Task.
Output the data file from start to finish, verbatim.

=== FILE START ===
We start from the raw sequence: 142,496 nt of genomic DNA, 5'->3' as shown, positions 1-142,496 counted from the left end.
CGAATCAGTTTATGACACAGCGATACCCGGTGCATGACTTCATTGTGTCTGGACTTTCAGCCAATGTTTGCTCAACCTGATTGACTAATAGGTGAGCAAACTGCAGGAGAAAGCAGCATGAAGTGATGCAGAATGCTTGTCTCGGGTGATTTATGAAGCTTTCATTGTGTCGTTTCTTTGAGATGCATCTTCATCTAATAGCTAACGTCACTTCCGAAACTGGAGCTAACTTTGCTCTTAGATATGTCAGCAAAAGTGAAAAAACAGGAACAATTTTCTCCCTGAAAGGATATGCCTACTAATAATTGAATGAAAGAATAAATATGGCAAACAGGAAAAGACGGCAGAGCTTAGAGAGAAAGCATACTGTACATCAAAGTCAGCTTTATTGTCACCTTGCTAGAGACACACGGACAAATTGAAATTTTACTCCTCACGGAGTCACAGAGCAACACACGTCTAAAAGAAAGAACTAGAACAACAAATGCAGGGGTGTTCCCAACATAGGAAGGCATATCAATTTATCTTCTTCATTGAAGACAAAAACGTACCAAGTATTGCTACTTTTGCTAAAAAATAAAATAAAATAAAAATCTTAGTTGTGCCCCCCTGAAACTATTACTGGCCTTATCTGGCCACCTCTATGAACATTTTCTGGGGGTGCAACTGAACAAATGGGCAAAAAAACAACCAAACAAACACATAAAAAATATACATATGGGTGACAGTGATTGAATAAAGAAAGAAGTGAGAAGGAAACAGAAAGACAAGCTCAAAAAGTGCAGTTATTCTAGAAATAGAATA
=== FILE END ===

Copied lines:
We start from the raw sequence: 142,496 nt of genomic DNA, 5'->3' as shown, positions 1-142,496 counted from the left end.
CGAATCAGTTTATGACACAGCGATACCCGGTGCATGACTTCATTGTGTCTGGACTTTCAGCCAATGTTTGCTCAACCTGATTGACTAATAGGTGAGCAAACTGCAGGAGAAAGCAGCATGAAGTGATGCAGAATGCTTGTCTCGGGTGATTTATGAAGCTTTCATTGTGTCGTTTCTTTGAGATGCATCTTCATCTAATAGCTAACGTCACTTCCGAAACTGGAGCTAACTTTGCTCTTAGATATGTCAGCAAAAGTGAAAAAACAGGAACAATTTTCTCCCTGAAAGGATATGCCTACTAATAATTGAATGAAAGAATAAATATGGCAAACAGGAAAAGACGGCAGAGCTTAGAGAGAAAGCATACTGTACATCAAAGTCAGCTTTATTGTCACCTTGCTAGAGACACACGGACAAATTGAAATTTTACTCCTCACGGAGTCACAGAGCAACACACGTCTAAAAGAAAGAACTAGAACAACAAATGCAGGGGTGTTCCCAACATAGGAAGGCATATCAATTTATCTTCTTCATTGAAGACAAAAACGTACCAAGTATTGCTACTTTTGCTAAAAAATAAAATAAAATAAAAATCTTAGTTGTGCCCCCCTGAAACTATTACTGGCCTTATCTGGCCACCTCTATGAACATTTTCTGGGGGTGCAACTGAACAAATGGGCAAAAAAACAACCAAACAAACACATAAAAAATATACATATGGGTGACAGTGATTGAATAAAGAAAGAAGTGAGAAGGAAACAGAAAGACAAGCTCAAAAAGTGCAGTTATTCTAGAAATAGAATA